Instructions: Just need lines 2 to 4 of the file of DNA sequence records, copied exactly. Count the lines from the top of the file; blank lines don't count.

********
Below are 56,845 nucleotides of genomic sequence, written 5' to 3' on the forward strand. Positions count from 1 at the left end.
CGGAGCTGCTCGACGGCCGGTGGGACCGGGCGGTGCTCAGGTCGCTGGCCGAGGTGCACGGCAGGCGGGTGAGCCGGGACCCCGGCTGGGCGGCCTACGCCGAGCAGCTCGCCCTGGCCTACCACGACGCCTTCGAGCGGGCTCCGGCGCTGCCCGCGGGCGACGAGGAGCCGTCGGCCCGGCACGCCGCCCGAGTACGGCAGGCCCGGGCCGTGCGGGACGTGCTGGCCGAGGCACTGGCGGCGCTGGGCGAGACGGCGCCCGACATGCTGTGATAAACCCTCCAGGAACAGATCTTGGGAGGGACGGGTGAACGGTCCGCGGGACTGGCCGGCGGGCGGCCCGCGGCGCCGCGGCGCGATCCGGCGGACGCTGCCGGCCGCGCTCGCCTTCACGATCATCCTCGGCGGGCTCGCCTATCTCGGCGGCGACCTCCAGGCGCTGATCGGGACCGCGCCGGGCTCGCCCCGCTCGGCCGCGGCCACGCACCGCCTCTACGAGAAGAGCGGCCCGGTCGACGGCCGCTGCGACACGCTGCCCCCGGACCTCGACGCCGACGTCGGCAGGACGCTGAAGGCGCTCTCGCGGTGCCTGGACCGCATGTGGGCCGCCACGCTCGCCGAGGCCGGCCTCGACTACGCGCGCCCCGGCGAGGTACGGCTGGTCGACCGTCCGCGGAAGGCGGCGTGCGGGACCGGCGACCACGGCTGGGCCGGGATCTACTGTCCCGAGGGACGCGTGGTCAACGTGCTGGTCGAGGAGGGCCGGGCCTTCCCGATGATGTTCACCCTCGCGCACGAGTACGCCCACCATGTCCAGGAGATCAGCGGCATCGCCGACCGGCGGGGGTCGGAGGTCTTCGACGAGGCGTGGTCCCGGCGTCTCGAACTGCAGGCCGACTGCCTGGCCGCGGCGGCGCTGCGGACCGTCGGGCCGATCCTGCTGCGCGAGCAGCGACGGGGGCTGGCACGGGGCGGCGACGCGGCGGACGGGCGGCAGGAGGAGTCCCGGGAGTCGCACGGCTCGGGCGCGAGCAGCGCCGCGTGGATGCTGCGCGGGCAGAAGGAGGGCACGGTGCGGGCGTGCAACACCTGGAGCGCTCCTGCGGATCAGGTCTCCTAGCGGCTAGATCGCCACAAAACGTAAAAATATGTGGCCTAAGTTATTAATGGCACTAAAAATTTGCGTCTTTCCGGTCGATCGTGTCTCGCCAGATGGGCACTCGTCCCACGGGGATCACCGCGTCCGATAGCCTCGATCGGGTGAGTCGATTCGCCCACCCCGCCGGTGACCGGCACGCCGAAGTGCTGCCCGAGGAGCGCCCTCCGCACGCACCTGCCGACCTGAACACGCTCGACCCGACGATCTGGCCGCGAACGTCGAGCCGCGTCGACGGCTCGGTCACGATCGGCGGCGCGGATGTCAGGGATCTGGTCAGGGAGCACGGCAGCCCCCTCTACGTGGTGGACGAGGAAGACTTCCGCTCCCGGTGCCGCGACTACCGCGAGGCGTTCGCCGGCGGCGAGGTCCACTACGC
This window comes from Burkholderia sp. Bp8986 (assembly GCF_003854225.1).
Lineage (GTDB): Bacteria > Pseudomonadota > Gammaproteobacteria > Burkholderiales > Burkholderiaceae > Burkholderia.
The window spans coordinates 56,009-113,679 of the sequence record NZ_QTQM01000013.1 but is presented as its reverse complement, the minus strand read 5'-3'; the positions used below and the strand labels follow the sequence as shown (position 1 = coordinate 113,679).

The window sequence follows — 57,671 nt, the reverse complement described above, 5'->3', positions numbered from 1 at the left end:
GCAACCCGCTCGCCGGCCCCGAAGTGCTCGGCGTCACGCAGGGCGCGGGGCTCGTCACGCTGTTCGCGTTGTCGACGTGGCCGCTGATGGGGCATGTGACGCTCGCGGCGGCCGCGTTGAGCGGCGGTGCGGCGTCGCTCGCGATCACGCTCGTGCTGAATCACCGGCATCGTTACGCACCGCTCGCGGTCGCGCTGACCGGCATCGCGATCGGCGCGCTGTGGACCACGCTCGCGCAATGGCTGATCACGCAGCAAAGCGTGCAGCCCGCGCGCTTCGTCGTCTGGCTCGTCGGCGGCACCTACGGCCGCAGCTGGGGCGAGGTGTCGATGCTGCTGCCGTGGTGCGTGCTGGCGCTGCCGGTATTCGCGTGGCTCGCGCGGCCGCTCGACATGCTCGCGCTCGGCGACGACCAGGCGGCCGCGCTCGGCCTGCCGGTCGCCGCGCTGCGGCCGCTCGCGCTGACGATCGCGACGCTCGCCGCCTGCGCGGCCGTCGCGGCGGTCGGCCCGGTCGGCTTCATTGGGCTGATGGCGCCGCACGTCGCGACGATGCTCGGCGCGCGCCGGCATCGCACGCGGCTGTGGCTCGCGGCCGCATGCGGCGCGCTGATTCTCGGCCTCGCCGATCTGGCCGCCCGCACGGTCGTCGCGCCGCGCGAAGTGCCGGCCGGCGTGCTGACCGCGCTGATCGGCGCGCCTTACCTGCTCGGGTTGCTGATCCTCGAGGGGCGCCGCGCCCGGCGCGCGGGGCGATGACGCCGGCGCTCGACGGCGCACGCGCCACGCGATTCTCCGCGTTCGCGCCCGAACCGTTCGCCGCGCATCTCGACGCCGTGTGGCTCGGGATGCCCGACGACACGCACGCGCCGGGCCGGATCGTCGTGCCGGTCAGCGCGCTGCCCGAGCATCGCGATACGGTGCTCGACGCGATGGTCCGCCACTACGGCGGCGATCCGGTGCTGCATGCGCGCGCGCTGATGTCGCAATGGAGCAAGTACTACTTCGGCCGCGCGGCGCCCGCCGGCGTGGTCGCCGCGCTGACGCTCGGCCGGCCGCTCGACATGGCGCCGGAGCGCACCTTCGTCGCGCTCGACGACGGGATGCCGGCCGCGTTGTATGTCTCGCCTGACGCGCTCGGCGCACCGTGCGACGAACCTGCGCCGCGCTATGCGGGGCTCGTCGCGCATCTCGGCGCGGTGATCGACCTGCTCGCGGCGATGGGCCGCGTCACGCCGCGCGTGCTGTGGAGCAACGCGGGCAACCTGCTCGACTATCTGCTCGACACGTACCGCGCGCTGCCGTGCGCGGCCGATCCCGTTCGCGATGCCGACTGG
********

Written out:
CGGAGCTGCTCGACGGCCGGTGGGACCGGGCGGTGCTCAGGTCGCTGGCCGAGGTGCACGGCAGGCGGGTGAGCCGGGACCCCGGCTGGGCGGCCTACGCCGAGCAGCTCGCCCTGGCCTACCACGACGCCTTCGAGCGGGCTCCGGCGCTGCCCGCGGGCGACGAGGAGCCGTCGGCCCGGCACGCCGCCCGAGTACGGCAGGCCCGGGCCGTGCGGGACGTGCTGGCCGAGGCACTGGCGGCGCTGGGCGAGACGGCGCCCGACATGCTGTGATAAACCCTCCAGGAACAGATCTTGGGAGGGACGGGTGAACGGTCCGCGGGACTGGCCGGCGGGCGGCCCGCGGCGCCGCGGCGCGATCCGGCGGACGCTGCCGGCCGCGCTCGCCTTCACGATCATCCTCGGCGGGCTCGCCTATCTCGGCGGCGACCTCCAGGCGCTGATCGGGACCGCGCCGGGCTCGCCCCGCTCGGCCGCGGCCACGCACCGCCTCTACGAGAAGAGCGGCCCGGTCGACGGCCGCTGCGACACGCTGCCCCCGGACCTCGACGCCGACGTCGGCAGGACGCTGAAGGCGCTCTCGCGGTGCCTGGACCGCATGTGGGCCGCCACGCTCGCCGAGGCCGGCCTCGACTACGCGCGCCCCGGCGAGGTACGGCTGGTCGACCGTCCGCGGAAGGCGGCGTGCGGGACCGGCGACCACGGCTGGGCCGGGATCTACTGTCCCGAGGGACGCGTGGTCAACGTGCTGGTCGAGGAGGGCCGGGCCTTCCCGATGATGTTCACCCTCGCGCACGAGTACGCCCACCATGTCCAGGAGATCAGCGGCATCGCCGACCGGCGGGGGTCGGAGGTCTTCGACGAGGCGTGGTCCCGGCGTCTCGAACTGCAGGCCGACTGCCTGGCCGCGGCGGCGCTGCGGACCGTCGGGCCGATCCTGCTGCGCGAGCAGCGACGGGGGCTGGCACGGGGCGGCGACGCGGCGGACGGGCGGCAGGAGGAGTCCCGGGAGTCGCACGGCTCGGGCGCGAGCAGCGCCGCGTGGATGCTGCGCGGGCAGAAGGAGGGCACGGTGCGGGCGTGCAACACCTGGAGCGCTCCTGCGGATCAGGTCTCCTAGCGGCTAGATCGCCACAAAACGTAAAAATATGTGGCCTAAGTTATTAATGGCACTAAAAATTTGCGTCTTTCCGGTCGATCGTGTCTCGCCAGATGGGCACTCGTCCCACGGGGATCACCGCGTCCGATAGCCTCGATCGGGTGAGTCGATTCGCCCACCCCGCCGGTGACCGGCACGCCGAAGTGCTGCCCGAGGAGCGCCCTCCGCACGCACCTGCCGACCTGAACACGCTCGACCCGACGATCTGGCCGCGAACGTCGAGCCGCGTCGACGGCTCGGTCACGATCGGCGGCGCGGATGTCAGGGATCTGGTCAGGGAGCACGGCAGCCCCCTCTACGTGGTGGACGAGGAAGACTTCCGCTCCCGGTGCCGCGACTACCGCGAGGCGTTCGCCGGCGGCGAGGTCCACTACGC
This window comes from Burkholderia sp. Bp8986 (assembly GCF_003854225.1).
Lineage (GTDB): Bacteria > Pseudomonadota > Gammaproteobacteria > Burkholderiales > Burkholderiaceae > Burkholderia.